Labour is demanding the publication of the full inquiry findings into allegations of bullying by Priti Patel after she was found to have broken the ministerial code.

Sources with knowledge of the situation told Sky News the home secretary is unlikely to be sacked and will not be issued with a formal warning.

However, Boris Johnson could force her to apologise when he delivers his verdict on her conduct later.

According to reports, she was found to have failed to meet the requirement to treat civil servants with respect and consideration.

Normally ministers are expected to resign if they breach the code, however the prime minister is expected to point to a finding that her conduct was “unintentional”.

Labour, meanwhile, has accused Mr Johnson of presiding over a “cover-up” after it emerged that a fact-finding report into her behaviour will not be made public.

Instead, Mr Johnson is expected to release an assessment of its findings by his adviser on ministerial standards, Sir Alex Allan.

According to The Times, he concluded: “My advice is that the home secretary has not always met the high standards of the code in treating civil servants with respect.

“Instances would meet the definition of bullying. To that extent her behaviour has been in breach of the ministerial code even if unintentional.”

The newspaper said Sir Alex was also critical of some civil servants in the Home Office saying they had not always been as “flexible” as they could have been in “responding to the home secretary’s requests and directions”.

Shadow home secretary Nick Thomas-Symonds called for the immediate publication of the full Cabinet Office findings.

“These revelations could not be more serious,” he said.

“This has all the hallmarks of a cover-up from the prime minister and raises fundamental questions about his judgment.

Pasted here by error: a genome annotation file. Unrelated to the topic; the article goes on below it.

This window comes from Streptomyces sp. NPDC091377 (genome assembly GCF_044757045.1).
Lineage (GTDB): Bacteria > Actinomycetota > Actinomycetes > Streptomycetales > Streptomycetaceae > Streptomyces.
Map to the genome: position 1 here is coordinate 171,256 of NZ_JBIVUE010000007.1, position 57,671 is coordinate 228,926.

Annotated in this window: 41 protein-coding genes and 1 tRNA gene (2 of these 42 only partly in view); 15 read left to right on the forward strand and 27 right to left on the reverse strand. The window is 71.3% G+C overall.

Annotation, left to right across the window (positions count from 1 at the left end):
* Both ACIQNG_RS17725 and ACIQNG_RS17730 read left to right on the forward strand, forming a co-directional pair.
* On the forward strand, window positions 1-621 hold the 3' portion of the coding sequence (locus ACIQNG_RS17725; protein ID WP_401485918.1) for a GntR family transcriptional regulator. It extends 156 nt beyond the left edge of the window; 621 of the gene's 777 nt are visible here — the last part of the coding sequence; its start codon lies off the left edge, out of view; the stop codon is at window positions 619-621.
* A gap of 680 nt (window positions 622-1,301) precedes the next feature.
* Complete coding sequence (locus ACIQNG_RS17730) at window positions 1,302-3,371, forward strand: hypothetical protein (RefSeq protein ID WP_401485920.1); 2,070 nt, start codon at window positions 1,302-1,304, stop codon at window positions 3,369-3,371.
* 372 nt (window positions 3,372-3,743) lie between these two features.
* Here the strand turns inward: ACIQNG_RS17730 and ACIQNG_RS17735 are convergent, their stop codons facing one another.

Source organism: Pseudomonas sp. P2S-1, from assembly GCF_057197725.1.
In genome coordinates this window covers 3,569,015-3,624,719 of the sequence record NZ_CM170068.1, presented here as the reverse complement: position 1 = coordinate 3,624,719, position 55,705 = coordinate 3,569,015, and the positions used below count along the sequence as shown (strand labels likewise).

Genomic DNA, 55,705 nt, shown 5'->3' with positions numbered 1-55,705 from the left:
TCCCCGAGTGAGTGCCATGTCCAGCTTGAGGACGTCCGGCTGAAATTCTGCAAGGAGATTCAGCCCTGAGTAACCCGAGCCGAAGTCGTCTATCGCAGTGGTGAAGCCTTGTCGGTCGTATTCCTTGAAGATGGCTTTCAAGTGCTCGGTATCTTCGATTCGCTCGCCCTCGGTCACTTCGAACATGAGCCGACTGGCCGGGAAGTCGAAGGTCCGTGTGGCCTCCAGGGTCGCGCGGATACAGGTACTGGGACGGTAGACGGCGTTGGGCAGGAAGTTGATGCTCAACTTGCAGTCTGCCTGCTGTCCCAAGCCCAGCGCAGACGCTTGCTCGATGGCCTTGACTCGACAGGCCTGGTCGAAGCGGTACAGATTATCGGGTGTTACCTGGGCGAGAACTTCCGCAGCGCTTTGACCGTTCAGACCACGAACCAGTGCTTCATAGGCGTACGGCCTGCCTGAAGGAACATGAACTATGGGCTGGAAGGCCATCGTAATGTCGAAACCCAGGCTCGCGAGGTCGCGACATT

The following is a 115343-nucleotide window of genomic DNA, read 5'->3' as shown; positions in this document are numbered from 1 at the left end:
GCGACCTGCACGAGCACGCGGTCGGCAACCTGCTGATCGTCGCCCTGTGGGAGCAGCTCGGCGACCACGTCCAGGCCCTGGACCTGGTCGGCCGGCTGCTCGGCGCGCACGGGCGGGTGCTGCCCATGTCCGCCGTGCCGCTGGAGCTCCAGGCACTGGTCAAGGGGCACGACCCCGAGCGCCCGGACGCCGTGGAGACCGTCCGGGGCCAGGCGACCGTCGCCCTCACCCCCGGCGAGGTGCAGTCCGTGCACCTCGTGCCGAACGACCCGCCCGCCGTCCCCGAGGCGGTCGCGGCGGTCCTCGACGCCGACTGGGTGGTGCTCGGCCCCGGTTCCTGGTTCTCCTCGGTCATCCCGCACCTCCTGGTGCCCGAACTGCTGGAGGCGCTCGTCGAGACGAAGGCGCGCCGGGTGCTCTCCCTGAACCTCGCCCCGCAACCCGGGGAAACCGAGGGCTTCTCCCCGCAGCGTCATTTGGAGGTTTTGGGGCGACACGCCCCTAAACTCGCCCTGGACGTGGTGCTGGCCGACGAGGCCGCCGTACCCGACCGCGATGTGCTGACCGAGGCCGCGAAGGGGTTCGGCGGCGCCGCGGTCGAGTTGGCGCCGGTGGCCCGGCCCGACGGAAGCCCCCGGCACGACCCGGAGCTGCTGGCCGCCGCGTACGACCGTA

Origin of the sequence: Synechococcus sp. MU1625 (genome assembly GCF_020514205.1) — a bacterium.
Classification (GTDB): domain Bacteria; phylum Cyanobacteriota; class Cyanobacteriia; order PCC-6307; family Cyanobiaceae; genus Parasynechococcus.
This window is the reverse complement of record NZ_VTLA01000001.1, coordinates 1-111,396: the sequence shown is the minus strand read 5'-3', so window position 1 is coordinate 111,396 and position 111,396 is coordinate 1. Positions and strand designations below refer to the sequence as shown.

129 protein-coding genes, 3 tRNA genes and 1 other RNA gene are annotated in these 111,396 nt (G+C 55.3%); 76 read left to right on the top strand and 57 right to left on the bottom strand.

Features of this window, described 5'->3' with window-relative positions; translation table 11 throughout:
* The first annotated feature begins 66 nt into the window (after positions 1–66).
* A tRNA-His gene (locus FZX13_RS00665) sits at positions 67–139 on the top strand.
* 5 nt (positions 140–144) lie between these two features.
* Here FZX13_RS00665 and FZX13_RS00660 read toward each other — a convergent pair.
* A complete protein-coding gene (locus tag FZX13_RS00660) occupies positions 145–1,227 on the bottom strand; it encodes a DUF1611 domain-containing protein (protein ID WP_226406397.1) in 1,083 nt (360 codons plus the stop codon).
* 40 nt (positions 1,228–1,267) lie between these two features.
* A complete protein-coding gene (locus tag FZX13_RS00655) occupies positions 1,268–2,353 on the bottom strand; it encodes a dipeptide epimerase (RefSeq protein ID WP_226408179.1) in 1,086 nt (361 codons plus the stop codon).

“His actions are all but condoning bullying in the workplace. In any other area of life this would not be acceptable. Yet again, it seems to be one rule for them and another for everyone else.

“The report needs to be published in full immediately and both the prime minister and home secretary must come before parliament to answer questions on this mess.”

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February: Sir Philip Rutnam – ‘I don’t believe Priti Patel’

A Cabinet Office investigation was launched in March over allegations that Ms Patel belittled colleagues and clashed with senior officials in three different departments.

It followed the resignation of the Home Office’s permanent secretary Sir Philip Rutnam, who accused Ms Patel of a “vicious and orchestrated briefing campaign” against him and is claiming constructive dismissal at an employment tribunal.

Ms Patel has expressed concern at the “false” claims, and allies have described her as a “demanding” boss but not a bully.

A government spokesman said: “The process is ongoing and the prime minister will make any decision on the matter public once the process has concluded.”



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